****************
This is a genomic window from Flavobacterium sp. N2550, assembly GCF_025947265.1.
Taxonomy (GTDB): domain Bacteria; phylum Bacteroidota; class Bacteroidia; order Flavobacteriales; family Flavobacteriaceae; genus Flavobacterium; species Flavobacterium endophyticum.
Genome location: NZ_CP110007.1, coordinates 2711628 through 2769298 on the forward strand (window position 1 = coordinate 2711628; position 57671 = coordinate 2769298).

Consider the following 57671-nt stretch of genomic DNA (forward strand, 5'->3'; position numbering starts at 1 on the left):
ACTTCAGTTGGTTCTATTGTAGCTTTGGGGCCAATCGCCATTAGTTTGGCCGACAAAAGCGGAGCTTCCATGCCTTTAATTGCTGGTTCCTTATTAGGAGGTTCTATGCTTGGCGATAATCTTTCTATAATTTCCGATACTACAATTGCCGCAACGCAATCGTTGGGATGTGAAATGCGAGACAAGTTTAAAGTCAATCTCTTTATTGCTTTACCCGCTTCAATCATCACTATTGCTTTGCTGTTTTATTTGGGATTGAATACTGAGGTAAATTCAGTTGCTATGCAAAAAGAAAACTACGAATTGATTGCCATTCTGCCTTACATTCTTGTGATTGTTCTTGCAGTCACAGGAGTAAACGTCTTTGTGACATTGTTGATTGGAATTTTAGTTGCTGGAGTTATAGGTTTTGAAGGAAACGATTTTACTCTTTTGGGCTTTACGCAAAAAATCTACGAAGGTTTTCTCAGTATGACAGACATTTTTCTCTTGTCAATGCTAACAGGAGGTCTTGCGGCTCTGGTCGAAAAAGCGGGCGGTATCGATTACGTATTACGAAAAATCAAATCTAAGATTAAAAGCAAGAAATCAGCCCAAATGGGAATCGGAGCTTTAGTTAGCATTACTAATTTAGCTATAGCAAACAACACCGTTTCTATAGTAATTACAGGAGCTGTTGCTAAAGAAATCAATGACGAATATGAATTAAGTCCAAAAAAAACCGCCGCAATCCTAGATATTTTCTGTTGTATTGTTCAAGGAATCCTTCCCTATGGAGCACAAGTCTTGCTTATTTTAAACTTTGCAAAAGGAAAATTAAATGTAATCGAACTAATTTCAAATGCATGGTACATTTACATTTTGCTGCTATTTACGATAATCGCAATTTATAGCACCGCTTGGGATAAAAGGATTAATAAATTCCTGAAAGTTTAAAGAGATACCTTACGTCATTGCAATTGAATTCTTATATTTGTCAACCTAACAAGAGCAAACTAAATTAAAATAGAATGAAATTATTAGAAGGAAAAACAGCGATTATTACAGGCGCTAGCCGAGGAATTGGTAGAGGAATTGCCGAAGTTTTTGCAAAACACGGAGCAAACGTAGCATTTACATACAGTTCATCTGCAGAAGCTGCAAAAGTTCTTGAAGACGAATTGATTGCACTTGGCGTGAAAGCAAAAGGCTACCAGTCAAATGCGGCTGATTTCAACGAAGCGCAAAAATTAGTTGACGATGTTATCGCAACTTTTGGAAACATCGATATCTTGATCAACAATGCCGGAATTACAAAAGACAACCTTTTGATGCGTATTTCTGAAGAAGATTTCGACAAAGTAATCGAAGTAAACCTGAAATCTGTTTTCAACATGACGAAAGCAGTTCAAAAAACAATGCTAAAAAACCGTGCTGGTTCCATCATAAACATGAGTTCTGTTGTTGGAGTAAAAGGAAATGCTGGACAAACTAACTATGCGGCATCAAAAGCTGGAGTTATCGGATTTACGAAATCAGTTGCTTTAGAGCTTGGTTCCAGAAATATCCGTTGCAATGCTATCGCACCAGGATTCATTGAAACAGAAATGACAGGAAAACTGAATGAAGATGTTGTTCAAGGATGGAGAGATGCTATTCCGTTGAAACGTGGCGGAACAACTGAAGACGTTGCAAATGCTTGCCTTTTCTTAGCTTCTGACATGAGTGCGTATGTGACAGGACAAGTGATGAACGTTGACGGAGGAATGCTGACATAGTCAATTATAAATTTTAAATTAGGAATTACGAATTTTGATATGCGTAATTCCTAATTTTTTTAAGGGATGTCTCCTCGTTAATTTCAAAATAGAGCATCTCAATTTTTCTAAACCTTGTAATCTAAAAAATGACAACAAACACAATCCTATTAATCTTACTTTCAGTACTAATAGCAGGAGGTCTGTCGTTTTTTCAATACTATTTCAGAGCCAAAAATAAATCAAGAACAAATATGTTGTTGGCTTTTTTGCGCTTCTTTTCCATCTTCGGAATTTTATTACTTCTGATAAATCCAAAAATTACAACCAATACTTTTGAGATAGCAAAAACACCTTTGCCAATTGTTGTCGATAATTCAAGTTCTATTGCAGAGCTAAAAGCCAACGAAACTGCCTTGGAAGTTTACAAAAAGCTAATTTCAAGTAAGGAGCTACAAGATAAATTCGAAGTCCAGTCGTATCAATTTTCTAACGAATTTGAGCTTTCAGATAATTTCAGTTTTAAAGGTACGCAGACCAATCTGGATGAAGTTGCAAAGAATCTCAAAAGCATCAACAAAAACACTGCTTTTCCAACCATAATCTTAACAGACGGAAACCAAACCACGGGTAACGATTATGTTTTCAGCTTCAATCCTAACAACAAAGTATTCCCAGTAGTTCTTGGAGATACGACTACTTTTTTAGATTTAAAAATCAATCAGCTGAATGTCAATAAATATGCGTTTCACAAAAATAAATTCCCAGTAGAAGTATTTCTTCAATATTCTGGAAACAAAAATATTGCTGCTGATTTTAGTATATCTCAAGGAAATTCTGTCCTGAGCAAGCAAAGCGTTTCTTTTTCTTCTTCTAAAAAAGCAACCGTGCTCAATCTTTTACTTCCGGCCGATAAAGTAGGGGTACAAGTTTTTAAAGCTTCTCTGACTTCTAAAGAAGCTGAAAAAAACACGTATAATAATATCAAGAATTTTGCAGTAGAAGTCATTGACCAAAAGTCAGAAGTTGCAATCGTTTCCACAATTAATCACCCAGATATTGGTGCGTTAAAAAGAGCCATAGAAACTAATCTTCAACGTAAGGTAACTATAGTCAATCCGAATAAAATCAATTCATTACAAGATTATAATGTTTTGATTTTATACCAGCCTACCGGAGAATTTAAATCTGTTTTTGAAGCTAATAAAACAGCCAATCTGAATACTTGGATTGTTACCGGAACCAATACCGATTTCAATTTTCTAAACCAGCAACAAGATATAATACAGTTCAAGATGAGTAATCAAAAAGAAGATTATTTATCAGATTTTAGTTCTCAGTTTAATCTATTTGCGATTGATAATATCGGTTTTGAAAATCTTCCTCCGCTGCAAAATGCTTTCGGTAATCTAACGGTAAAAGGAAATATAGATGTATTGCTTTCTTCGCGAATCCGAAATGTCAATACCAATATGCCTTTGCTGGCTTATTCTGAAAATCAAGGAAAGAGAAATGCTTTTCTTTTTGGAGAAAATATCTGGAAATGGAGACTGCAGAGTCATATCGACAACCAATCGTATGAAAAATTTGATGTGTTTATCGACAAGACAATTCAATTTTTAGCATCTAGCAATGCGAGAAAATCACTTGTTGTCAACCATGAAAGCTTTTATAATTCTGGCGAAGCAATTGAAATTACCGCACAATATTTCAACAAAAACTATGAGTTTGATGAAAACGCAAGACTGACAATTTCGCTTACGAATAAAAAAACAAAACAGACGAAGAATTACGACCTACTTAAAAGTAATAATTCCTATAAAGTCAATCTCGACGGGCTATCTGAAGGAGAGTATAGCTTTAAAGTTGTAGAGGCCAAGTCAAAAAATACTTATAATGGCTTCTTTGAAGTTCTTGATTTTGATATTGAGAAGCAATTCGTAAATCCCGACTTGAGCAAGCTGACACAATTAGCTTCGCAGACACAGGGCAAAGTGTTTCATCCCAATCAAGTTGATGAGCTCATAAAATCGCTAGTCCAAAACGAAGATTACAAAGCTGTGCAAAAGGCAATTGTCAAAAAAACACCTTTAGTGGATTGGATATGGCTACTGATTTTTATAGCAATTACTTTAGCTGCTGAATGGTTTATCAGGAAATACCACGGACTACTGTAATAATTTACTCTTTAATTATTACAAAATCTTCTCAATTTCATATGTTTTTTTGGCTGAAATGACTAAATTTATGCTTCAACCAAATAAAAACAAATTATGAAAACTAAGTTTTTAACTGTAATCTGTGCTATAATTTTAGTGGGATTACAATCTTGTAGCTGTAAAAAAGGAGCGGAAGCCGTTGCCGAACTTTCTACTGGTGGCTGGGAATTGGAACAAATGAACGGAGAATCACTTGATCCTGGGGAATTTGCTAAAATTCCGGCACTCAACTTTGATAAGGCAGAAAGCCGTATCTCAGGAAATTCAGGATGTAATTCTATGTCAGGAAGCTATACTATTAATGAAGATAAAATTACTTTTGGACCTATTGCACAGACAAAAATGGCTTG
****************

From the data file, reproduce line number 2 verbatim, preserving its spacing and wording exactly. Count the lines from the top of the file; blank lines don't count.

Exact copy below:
Taxonomy (GTDB): domain Bacteria; phylum Bacteroidota; class Bacteroidia; order Flavobacteriales; family Flavobacteriaceae; genus Flavobacterium; species Flavobacterium endophyticum.